When many coaches create 1 v 1 environments for their team it’s limited to an attacker facing a defender who then tries to beat him to score. This certainly occurs during games but there are so many more scenarios that players need to learn how to deal with. This week I want to present ways to make the same old 1 v 1 exercise realistic to more scenerios that occur in a match.
A simple way to adjust the traditional 1 v 1 exercise is to change the position of the players and angle of the passes.
These 1 v 1 exercises are from our latest book by Tony Englund, ‘The Art of the Duel‘. Here’s what Anson Dorrance has to say about Englunds book:
‘I am thrilled to endorse Tony Englund’s new book on 1 v 1 play. The game in the United States continues to evolve at an astounding pace. American coaches now have easy access to coaching methodology and training curriculum that is world class in every sense, and our players are increasingly Continue reading ‘The Art of the Duel’ »
When we launched the WCC Video Library our first task was to get most of our DVD collection uploaded and included. Once that was complete (it’s almost done), all of our new stuff will be high quality Hi Def videos.
So I’m pleased to announce that we have now started uploading more Hi Def videos…AND we have tons more to upload regularly over the coming weeks and months.
For those of you that subscribe to the Video Library, you can see the new videos when you log in and just search for “Team Defending in Four Stages” by John Walker.
GOOD NEWS…If you don’t subscribe to the Video Library, you can see the the first video right here for free.
We recently asked coaches to submit their favorite defending drills and small-sided game. We picked one from all the entries as the winner and the coach received a $200 gift certificate to our site. The winner was Gabriel Celante for his Transitional Defending Game. Here’s a look at the game.
One of the factors that always kept me from moving away from the 4-4-2 was a concern for how to cover the wide areas using a 4-3-3 or a 4-2-3-1. Once I understood how to teach my players to recognize cues and cover for each other I saw how the systems could be used to teach players more about the game. Requiring them to make decisions is the best way for them to learn rather than just putting them in a formation that has strictly defined roles where they just, ‘do their job’.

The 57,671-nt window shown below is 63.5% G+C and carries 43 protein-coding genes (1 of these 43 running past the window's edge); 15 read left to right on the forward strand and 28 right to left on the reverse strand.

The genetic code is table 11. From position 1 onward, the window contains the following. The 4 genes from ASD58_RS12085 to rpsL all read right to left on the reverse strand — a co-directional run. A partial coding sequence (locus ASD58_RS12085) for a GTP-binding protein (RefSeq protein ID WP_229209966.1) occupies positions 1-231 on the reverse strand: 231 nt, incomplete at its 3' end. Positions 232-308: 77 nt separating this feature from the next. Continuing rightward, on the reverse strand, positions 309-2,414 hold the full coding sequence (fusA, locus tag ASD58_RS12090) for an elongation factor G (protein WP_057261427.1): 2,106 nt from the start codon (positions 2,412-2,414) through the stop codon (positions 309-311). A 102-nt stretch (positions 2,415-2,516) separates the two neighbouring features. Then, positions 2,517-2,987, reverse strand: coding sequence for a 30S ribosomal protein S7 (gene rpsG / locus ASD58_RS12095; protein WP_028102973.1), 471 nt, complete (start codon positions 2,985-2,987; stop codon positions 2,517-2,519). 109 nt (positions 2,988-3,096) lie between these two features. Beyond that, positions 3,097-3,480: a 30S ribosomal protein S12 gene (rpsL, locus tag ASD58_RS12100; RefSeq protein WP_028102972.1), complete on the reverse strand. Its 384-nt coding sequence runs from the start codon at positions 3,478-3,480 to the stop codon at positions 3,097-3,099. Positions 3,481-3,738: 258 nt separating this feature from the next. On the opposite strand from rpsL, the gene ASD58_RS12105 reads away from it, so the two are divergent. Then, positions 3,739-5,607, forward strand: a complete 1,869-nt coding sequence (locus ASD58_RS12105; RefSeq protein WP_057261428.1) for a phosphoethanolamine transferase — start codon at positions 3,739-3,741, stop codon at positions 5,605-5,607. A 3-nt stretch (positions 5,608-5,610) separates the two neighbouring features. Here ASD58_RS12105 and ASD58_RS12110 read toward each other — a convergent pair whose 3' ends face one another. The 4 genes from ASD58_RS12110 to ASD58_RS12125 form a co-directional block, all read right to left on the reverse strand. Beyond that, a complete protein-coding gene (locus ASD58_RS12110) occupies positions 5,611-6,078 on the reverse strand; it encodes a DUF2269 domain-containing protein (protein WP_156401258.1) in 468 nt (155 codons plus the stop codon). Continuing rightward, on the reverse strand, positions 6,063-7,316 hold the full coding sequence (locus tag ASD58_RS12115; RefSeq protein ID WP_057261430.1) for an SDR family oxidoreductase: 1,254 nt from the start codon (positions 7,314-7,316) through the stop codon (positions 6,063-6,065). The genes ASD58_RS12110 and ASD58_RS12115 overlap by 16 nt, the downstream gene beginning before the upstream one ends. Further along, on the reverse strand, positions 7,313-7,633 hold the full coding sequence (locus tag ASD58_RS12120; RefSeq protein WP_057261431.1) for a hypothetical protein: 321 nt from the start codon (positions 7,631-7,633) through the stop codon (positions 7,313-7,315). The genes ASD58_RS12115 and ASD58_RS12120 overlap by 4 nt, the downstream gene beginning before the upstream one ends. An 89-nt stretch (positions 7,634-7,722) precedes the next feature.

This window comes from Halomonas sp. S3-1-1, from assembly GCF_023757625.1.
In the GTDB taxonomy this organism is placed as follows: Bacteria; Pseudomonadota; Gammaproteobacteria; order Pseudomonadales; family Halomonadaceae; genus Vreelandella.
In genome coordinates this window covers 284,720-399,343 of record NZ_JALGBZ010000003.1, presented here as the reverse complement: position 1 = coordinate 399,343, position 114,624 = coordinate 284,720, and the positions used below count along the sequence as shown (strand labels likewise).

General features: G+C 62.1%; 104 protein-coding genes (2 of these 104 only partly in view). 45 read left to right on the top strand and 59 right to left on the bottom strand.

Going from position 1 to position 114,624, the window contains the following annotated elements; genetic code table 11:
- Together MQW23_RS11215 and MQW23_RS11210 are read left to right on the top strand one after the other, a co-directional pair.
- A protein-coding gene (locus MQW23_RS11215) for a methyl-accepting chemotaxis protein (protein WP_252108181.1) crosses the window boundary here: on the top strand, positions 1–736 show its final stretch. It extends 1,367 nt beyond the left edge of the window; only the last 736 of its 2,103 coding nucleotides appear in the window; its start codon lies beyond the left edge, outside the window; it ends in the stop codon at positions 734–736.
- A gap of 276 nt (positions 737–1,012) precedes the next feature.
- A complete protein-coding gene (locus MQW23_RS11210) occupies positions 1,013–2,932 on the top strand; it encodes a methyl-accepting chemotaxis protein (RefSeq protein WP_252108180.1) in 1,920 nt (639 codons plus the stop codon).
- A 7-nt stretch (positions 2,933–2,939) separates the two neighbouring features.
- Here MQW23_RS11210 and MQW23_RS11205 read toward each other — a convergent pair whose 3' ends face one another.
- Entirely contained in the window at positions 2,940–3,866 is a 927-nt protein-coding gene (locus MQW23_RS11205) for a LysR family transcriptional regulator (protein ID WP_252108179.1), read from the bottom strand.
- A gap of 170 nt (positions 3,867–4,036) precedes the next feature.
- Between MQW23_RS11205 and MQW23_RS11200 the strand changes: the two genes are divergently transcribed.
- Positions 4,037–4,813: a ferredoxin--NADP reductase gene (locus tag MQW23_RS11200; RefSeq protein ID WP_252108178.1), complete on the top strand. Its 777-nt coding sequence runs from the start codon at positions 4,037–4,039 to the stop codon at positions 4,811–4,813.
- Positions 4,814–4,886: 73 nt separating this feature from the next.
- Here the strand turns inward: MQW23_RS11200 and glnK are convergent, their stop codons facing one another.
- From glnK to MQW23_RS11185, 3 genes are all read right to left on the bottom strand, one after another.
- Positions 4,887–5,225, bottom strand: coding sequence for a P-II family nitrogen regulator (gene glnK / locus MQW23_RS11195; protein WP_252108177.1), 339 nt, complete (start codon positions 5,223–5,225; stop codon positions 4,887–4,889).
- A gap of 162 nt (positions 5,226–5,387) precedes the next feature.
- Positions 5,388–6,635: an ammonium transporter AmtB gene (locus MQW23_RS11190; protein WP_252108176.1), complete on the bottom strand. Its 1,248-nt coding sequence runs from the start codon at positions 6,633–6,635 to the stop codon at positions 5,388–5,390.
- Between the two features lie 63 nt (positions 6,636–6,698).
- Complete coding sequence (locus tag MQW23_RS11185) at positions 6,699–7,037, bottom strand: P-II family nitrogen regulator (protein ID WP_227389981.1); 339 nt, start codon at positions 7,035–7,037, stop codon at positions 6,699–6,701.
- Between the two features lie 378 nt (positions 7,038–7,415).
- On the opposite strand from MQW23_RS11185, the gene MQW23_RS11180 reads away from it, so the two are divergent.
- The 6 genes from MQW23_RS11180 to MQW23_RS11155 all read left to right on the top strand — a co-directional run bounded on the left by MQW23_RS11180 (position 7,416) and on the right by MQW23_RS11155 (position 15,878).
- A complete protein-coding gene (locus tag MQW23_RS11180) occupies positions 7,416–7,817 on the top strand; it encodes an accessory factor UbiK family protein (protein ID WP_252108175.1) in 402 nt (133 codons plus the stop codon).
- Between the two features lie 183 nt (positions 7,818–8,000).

The 4-2-3-1 formation has become the system of choice for many of the worlds top professional and national teams like Real Madrid, Manchester United and Brazil. As coaches at every level have watched these top teams play they have looked for ways to implement the system with their college, high school and youth teams.
I think coaches spend a lot more time teaching offensive skills and techniques than they do teaching young players how do defend individually and in small groups. The attacking techniques of dribbling, passing and shooting are easy to create training sessions around and they are definitely the sexier skills of the game. But teaching a young player to defend a 1 v 1 effectively is vital to their development as a player.
This point was driven home to me last weekend as my teams played their first games of the new season. We had worked on all of the attacking skills but spent no time learning how to defend correctly. There are so many topics to cover that you just can’t do it all in two weeks of training sessions before the first game. So this week Continue reading ‘The Importance of Teaching Individual Defending’ »
Is it time to start ‘Fall’ practices again already! If you’re like me you found yourself asking this question this week. I don’t know where the summer break went but it’s gone.
Like the first few series of the football game, I like to plan out my first few weeks of training way ahead of time. I know I want to cover a number of topics including some technique to knock the rust off. I also want to start talking about how were going to Continue reading ‘First Practice of the Year’ »
We all have such limited time to impact the technical, tactical and physical abilities of our players that finding ways to integrate each of these into our training sessions is very important. If we were training four or five times a week we could afford to practice them in isolation but most of the coaches reading this won’t have that luxury. Continue reading ‘Speed Training Exercises’ »
No formation will fit every group of players. A coach that plays the exact same formation with every team will be frustrated by certain players inability to, ‘fit the formation’. For years my teams always played 4-4-2. There are some variations you can used depending on how you play your forwards and your central midfielders but that’s pretty much it. Sure, you could play sweeper/stopper with the center backs but very few teams play with a sweeper in the modern game. You can change every
formation to a small degree but I feel that the 4-3-3 is the most customizable of all of the popular formations.